Sunday, February 19, 2017
Exhibit Hall (Hynes Convention Center)
Ahmet Mete Muslu, Özyeğin University, TURKEY, ISTANBUL, MD, Turkey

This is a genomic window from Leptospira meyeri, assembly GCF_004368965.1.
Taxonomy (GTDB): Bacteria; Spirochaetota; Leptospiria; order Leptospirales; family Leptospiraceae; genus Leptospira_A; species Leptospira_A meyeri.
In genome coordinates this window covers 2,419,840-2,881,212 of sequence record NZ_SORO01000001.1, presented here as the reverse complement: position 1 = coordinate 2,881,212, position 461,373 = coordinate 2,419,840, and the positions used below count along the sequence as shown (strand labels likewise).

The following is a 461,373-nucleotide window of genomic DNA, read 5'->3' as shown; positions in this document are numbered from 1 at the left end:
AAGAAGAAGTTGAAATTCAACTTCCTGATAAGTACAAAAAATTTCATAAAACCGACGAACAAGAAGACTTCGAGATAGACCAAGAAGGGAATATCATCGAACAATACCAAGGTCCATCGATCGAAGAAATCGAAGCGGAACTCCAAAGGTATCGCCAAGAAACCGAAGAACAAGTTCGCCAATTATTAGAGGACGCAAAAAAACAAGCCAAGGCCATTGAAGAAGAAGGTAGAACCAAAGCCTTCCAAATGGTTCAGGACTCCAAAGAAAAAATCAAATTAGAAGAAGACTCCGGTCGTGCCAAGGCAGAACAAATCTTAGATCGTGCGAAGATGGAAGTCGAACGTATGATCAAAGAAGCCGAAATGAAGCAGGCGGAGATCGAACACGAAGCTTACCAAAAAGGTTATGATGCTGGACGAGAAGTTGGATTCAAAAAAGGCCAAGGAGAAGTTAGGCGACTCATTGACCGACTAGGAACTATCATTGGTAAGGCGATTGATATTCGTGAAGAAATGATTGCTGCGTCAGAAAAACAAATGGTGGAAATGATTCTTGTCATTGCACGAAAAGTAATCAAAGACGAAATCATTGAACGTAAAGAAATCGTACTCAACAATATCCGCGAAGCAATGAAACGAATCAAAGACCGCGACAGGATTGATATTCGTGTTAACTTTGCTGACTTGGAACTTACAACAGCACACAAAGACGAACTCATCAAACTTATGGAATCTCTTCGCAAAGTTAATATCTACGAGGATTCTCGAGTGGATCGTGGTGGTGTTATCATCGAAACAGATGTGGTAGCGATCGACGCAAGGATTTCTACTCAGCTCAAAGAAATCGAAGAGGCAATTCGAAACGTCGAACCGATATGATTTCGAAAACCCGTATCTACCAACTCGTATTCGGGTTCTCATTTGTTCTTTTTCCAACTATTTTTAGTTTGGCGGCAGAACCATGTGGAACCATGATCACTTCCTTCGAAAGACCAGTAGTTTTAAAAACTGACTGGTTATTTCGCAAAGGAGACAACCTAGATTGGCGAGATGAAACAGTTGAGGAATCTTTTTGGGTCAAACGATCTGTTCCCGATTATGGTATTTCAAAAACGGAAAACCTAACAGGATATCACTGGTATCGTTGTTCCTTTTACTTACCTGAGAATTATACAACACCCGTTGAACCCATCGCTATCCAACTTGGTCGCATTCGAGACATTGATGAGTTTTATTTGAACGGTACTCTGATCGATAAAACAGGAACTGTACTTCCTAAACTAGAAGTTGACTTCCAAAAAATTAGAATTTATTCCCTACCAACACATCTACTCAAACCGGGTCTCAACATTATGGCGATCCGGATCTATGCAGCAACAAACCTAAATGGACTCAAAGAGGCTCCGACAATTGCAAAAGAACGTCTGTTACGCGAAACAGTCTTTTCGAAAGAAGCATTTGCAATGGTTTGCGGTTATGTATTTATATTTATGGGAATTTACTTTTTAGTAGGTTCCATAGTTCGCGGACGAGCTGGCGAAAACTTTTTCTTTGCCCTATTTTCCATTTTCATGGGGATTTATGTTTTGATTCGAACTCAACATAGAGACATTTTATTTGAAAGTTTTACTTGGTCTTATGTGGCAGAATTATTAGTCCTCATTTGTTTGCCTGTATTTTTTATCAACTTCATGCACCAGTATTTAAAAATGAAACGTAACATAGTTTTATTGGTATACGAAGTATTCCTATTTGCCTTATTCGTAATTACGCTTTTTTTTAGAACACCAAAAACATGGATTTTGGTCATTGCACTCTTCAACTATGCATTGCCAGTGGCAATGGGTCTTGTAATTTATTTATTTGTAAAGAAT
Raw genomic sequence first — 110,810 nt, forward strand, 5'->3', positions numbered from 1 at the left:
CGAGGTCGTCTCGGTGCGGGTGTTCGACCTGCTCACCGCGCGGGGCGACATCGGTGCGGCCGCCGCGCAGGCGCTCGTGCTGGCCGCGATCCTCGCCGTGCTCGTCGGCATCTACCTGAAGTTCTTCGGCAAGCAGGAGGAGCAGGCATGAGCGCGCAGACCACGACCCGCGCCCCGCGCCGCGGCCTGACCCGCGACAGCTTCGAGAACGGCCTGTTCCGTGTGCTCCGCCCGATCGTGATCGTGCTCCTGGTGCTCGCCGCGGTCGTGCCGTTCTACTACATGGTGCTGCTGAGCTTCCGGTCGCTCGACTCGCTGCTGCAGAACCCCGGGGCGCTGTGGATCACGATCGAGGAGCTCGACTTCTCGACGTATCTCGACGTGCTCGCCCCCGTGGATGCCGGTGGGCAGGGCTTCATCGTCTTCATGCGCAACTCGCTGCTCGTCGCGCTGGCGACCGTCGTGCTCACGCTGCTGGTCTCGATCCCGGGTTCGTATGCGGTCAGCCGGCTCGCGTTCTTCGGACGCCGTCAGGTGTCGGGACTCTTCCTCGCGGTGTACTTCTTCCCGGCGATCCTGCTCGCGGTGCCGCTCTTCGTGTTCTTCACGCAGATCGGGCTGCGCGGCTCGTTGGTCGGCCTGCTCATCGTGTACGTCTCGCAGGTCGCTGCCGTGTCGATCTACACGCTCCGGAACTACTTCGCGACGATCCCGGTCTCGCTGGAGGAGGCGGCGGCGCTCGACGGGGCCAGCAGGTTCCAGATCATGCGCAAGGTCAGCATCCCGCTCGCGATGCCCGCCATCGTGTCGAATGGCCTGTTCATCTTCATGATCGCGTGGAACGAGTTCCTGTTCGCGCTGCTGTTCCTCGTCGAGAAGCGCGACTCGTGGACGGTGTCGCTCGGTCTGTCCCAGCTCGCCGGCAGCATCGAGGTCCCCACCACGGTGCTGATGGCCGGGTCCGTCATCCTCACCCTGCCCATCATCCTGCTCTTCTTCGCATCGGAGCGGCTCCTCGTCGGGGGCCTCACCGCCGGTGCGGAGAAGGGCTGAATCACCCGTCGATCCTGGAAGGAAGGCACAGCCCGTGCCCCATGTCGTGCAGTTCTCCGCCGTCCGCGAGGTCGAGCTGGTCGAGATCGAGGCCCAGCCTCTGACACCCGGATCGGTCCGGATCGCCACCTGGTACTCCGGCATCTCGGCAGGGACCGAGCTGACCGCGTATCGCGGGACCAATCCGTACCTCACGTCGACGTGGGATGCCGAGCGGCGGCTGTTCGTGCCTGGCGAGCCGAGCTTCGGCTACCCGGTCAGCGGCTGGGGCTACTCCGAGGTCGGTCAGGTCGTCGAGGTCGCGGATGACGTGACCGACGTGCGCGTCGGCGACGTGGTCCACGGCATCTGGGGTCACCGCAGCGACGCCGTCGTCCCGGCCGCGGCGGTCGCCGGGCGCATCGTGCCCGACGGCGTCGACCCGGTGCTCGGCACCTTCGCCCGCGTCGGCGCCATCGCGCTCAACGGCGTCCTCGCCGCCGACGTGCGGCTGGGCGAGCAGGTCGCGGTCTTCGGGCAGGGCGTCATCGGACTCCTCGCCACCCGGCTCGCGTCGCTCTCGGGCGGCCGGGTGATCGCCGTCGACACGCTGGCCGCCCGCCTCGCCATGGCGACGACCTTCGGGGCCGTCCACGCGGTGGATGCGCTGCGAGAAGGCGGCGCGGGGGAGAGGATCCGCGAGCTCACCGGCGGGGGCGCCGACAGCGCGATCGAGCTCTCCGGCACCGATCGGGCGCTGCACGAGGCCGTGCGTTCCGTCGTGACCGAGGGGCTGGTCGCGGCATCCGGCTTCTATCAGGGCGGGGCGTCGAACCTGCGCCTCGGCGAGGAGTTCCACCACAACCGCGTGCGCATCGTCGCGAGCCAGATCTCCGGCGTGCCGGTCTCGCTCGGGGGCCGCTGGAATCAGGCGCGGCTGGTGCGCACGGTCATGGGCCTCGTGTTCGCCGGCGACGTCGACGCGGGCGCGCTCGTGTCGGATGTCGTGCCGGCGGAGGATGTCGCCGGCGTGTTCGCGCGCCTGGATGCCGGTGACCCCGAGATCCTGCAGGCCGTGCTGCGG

In recent years, as electronic gadgets have been more functional and become smaller, specialists have been confronted with challenging thermal issues. While power utilization has been required for faster processors, this always ends up with more generation of heat in electronic devices. Thermal and pressure behavior of air flow is significant to understand the cooling mechanisms while keeping the electronic components at desired performance levels. This project studies the thermal behavior of a powered object mimicking a small electronics component cooled at one of the following methods: conduction, natural and forced convection. A theoretical, computational and experimental study have been performed for all experiments. In the analytical study, models have been developed by means of Engineering Equation Solver (EES) software for all experiments and analytical work has been accomplished by determining thermal resistance networks, Grashof, Rayleigh, Nusselt, Prandtl numbers and heat transfer coefficients. In the numerical study, computational models utilized computational fluid dynamics tools to solve Naiver-Stokes equations. Results showed distribution of local temperatures, heat flow, velocity vectors and over-heated areas in different regions. For all simulations, mesh distribution has been optimized and boundary conditions were set on the same value with the experimental setup and conditions. Experimental study has been performed with both microscopic-infrared imaging technique and conventional micro thermocouples. CFD models were validated with the experimental findings for all three distinct cases. 0.6 Watts were applied in all experiments and temperature data were collected by a fully automated data acquisition system with the use of T type thermocouples and microscopic IR images. In addition, all measurements were recorded in steady state conditions defined by 0.1˚C variation in temperature values over 5 minutes. In experiments, test vehicle were inserted inside a wind tunnel with thermocouple and electrical wire connections with/without fan working inside the tunnel. Results were then compared in both CFD and experimental analyses and reasonable agreements were obtained. For instance, in conduction experiment, only 0.1% difference was recorded between simulation and experimental results; while in natural convection experiment, 1% and in forced convection experiment, 0.93% variation was observed.